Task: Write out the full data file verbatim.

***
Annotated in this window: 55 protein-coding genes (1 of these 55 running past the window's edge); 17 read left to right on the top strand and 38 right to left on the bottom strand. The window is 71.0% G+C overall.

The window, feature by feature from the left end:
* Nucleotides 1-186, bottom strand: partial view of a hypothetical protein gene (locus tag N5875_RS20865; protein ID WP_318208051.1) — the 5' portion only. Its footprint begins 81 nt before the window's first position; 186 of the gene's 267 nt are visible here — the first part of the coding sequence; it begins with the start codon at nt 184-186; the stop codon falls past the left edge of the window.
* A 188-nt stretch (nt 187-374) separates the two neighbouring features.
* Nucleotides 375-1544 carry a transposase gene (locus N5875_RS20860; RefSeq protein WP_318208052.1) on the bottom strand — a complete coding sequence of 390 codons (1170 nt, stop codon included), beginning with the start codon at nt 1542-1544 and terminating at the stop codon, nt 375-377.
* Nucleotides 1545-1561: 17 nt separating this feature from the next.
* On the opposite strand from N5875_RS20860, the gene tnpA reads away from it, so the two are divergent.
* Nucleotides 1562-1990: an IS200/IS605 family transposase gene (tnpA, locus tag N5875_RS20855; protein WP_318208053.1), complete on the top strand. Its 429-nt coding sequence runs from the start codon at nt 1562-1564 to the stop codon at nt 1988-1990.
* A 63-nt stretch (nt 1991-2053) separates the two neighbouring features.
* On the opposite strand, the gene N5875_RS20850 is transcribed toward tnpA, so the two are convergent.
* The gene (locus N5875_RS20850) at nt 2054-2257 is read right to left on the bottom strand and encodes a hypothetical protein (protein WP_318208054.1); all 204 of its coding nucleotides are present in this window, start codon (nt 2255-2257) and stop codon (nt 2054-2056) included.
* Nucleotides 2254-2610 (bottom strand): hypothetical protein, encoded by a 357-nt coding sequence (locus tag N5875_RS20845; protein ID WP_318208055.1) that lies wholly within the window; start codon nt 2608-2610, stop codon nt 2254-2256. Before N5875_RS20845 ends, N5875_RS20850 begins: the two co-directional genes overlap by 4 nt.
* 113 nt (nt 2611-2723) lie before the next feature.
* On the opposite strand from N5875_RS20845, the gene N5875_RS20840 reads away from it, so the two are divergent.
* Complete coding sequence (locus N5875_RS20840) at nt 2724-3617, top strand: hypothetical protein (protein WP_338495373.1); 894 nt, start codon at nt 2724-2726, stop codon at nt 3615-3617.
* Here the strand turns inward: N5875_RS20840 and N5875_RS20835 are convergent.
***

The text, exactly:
Annotated in this window: 55 protein-coding genes (1 of these 55 running past the window's edge); 17 read left to right on the top strand and 38 right to left on the bottom strand. The window is 71.0% G+C overall.

The window, feature by feature from the left end:
* Nucleotides 1-186, bottom strand: partial view of a hypothetical protein gene (locus tag N5875_RS20865; protein ID WP_318208051.1) — the 5' portion only. Its footprint begins 81 nt before the window's first position; 186 of the gene's 267 nt are visible here — the first part of the coding sequence; it begins with the start codon at nt 184-186; the stop codon falls past the left edge of the window.
* A 188-nt stretch (nt 187-374) separates the two neighbouring features.
* Nucleotides 375-1544 carry a transposase gene (locus N5875_RS20860; RefSeq protein WP_318208052.1) on the bottom strand — a complete coding sequence of 390 codons (1170 nt, stop codon included), beginning with the start codon at nt 1542-1544 and terminating at the stop codon, nt 375-377.
* Nucleotides 1545-1561: 17 nt separating this feature from the next.
* On the opposite strand from N5875_RS20860, the gene tnpA reads away from it, so the two are divergent.
* Nucleotides 1562-1990: an IS200/IS605 family transposase gene (tnpA, locus tag N5875_RS20855; protein WP_318208053.1), complete on the top strand. Its 429-nt coding sequence runs from the start codon at nt 1562-1564 to the stop codon at nt 1988-1990.
* A 63-nt stretch (nt 1991-2053) separates the two neighbouring features.
* On the opposite strand, the gene N5875_RS20850 is transcribed toward tnpA, so the two are convergent.
* The gene (locus N5875_RS20850) at nt 2054-2257 is read right to left on the bottom strand and encodes a hypothetical protein (protein WP_318208054.1); all 204 of its coding nucleotides are present in this window, start codon (nt 2255-2257) and stop codon (nt 2054-2056) included.
* Nucleotides 2254-2610 (bottom strand): hypothetical protein, encoded by a 357-nt coding sequence (locus tag N5875_RS20845; protein ID WP_318208055.1) that lies wholly within the window; start codon nt 2608-2610, stop codon nt 2254-2256. Before N5875_RS20845 ends, N5875_RS20850 begins: the two co-directional genes overlap by 4 nt.
* 113 nt (nt 2611-2723) lie before the next feature.
* On the opposite strand from N5875_RS20845, the gene N5875_RS20840 reads away from it, so the two are divergent.
* Complete coding sequence (locus N5875_RS20840) at nt 2724-3617, top strand: hypothetical protein (protein WP_338495373.1); 894 nt, start codon at nt 2724-2726, stop codon at nt 3615-3617.
* Here the strand turns inward: N5875_RS20840 and N5875_RS20835 are convergent.